There were moments of sadness within The Lorax itself.
The TV special
- The TV special has the Once-ler arguing with himself about destroying the Truffula Trees, and eventually he rationalizes that if he didn't do it someone else would.The Once-ler: (singing) Every once in a while, I'll sit down with myself asking, "Once-ler, why are you a Once-ler?" And I cringe, I don't smile as I sit there on trial asking, "Aren't you ashamed, you old Once-ler? You ought to be locked in a hoosegow, you should. The things that you do are completely un-good!" Yeah? But if I didn't do them, then someone else would! "That's a very good point, Mr. Once-ler!"
- From the TV special version, near the end, we hear the song the Once-ler sings to the boy, with a danger sign, crashed cars, and abandoned tires appearing as he sings.Boy: What's an "unless"?Once-ler: (singing) Just a far away word...just a far away thought...Boy: A thought? About what? About something I ought?Once-ler: Well...(singing) A thought about something that somebody ought...a thought about something that somebody ought.
- Immediately following that: "Unless someone like you cares a whole awful lot, nothing's going to get get better...it's not."
- All three scenes of the animals in the TV special in their own right. The Barbeloots song as they leave is creepy and depressing, and the Swomee Swans leaving just takes this to a whole new level. The Humming Fish leaving isn't as sad as the first two, however it still has the impression that they are no longer able to live there.
"Now all that was left 'neath the bad smelling sky, was my big empty factory, the Lorax, and I. The Lorax said nothing. Just gave me a glance. Just gave me a very sad, sad backward glance as he lifted himself by the seat of his pants and I'll never forget the grim look on his face when he heisted himself and took leave of this place through a hole in the smog without leaving a trace. And all that the Lorax left here in this mess was a small pile of rocks with one word..."
- But most of all, the Oncelers family leaving. The song they sing is an absolutely heartwrenching reprise of Jolly Good Onceler.
- The Onceler's broken narration of the Lorax's departure. You can tell the man has been living with the guilt for a long time.
- After the last tree is cut down, the Once-ler is not only told by his mom that he was a big disappointment, but all the forest friends he had looked sadly at him (even Pipsqueak himself). Still trying desperately to win them back after all that happens, he even offers the little bear a marshmallow, though the little tyke, with sadness in his eyes, only turns away. Even Melvin the donkey leaves with the other animals. And then comes when the Lorax himself lifts himself up to the sky, leaving behind the small pile of stones that says "unless". Alone with his failures, the Once-ler lowers his head, silent, mourning. Just, the entire scene here.
- Made especially powerful by John Powell's score; the music for this scene is considered to be the most powerful piece of the whole film.
- Tying into the above, Ted's silent shock at this shows he's starting to comprehend that this is the man who ruined the world, a man who couldn't feel any more sorry than he already does.
- The fall of the first tree: Partly the music, and partly the dramatic camera angles, but the scene is reminiscent of the end of a boss from Shadow of the Colossus. We cannot help but feel that something terrible has happened, and that something beautiful has died, with no way of bringing it back...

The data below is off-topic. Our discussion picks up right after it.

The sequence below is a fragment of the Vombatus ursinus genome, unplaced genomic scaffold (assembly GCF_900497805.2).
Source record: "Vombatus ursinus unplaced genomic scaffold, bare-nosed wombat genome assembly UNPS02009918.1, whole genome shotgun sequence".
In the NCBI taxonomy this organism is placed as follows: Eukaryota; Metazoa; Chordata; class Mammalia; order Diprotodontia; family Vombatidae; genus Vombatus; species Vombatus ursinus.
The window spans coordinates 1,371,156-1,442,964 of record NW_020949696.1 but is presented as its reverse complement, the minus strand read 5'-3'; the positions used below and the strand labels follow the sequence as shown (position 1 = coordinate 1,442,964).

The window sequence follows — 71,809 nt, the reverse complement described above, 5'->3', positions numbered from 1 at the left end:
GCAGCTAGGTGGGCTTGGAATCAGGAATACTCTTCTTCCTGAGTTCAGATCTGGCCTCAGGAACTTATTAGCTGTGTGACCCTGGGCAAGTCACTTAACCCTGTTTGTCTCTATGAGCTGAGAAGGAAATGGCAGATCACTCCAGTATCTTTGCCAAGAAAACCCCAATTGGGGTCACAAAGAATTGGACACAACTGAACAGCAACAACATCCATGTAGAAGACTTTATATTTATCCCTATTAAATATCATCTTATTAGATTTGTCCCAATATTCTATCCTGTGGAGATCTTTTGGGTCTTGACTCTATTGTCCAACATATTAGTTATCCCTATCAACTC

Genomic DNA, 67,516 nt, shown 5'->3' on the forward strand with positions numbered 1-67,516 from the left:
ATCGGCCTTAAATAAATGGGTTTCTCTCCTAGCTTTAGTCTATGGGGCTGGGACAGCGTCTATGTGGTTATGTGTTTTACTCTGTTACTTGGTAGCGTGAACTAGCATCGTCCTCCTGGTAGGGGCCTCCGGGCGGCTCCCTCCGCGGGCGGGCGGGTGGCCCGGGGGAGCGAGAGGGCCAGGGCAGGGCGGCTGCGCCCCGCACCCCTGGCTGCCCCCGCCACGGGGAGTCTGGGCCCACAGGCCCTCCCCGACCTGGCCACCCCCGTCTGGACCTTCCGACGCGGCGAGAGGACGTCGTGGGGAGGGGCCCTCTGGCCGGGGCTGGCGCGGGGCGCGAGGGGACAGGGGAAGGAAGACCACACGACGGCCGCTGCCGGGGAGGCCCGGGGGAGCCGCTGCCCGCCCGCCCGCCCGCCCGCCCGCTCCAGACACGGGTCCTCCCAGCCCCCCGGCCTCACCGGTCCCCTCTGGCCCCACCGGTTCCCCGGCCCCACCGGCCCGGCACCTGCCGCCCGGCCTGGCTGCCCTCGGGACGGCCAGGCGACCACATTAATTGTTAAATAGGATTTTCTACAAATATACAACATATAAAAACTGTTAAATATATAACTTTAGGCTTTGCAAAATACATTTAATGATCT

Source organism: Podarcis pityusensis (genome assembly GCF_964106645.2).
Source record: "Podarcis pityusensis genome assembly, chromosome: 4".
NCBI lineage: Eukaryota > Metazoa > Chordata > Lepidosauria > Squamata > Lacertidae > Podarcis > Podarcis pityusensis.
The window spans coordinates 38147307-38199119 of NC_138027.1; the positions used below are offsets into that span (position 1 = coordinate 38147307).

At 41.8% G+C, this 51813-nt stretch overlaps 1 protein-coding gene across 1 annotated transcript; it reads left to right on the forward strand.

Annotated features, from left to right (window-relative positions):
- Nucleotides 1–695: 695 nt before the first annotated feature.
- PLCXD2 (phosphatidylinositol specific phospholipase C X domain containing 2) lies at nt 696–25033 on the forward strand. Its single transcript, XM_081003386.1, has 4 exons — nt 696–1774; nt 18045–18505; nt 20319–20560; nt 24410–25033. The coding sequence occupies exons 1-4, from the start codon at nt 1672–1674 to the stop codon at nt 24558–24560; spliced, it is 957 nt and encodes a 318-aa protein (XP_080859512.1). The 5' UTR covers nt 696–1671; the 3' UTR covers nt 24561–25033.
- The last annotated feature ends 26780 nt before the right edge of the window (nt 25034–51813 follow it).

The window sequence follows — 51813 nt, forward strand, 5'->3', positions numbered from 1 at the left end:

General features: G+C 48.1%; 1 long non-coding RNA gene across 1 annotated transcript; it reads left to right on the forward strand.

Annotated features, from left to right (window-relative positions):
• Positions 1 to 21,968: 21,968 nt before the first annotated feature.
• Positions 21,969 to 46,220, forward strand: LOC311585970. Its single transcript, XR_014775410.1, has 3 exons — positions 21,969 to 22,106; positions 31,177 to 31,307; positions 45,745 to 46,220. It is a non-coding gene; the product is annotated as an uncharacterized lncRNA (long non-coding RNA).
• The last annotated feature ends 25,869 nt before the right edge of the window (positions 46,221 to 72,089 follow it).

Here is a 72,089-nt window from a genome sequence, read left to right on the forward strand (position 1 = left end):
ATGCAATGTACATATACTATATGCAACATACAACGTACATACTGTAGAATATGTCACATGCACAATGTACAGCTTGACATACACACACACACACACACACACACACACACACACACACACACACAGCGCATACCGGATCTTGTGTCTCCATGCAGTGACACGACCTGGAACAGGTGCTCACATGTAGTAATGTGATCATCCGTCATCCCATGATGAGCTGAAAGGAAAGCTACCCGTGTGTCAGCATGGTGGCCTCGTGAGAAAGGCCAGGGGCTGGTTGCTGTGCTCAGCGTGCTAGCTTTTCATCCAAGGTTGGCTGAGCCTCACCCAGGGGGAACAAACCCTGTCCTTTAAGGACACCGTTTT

- The simple fact that there are hundreds, maybe even thousands of trees in this forest, and that they're shown to be hardy and fast growing — and the Lorax and the forest animals gather in mourning for this one all the same.
- This exchange, though sarcastic at first, makes you realize just how lonely the Once-ler's been...Once-ler: Aww, you missed me.Ted: What?Once-ler: Well, you're already back. Clearly, you missed me. A little. (voice trembles slightly) Right?
- The scene in which Audrey comes back to her house to add onto her mural and finds it was painted over with a spray painted "Courtesy of O'Hare Inc."
- "Thank you, Ted." For so many reasons:
- This is the first look we get of the present-day Onceler and we finally discover that he has grown a moustache in the style of The Lorax. Maybe it's an attempt to keep part of the Lorax's spirit alive, if only in terms of his grooming style. Or maybe it's just so he can see his long-lost friend's face whenever he looks in the mirror.
- We finally get the Anvilicious realization that the enthusiastic go-getter we've known from the main flashback story is now just a sad old man, a shadow of his former glory. Yet in the same breath, the film redeems him after a lifetime of regret.
- Freeze-Frame Bonus: You can see tears welling up in the Onceler's eyes as he says this. Just in case the delivery of the line or the emotional backstory hadn't already hammered home just how important it was for him to see people's reverence for trees restored.
- Considering that Ted is named for Theodore Geisel (Dr.Seuss), The Onceler might in fact be speaking to the good doctor and thanking him for creating him and spreading the Lorax's message to all of us in our world.
- Alternatively, it may be a message to Dr.Seuss from the production's cast and crew, thanking him for the myriad of fond childhood memories he has given not just themselves, but also their children, grandchildren and generations to come.
- "That's it. The very last one. That may stop you." While anyone who's read the book knew it was coming, the way the last chop is portrayed is very poignant. It's the look... the look on the Once-ler's face when he's knocked out of his comfort zone and shown just what his "glorious" Thneed company has created.
- The ending scene where The Lorax returns and the Once-ler hugs him.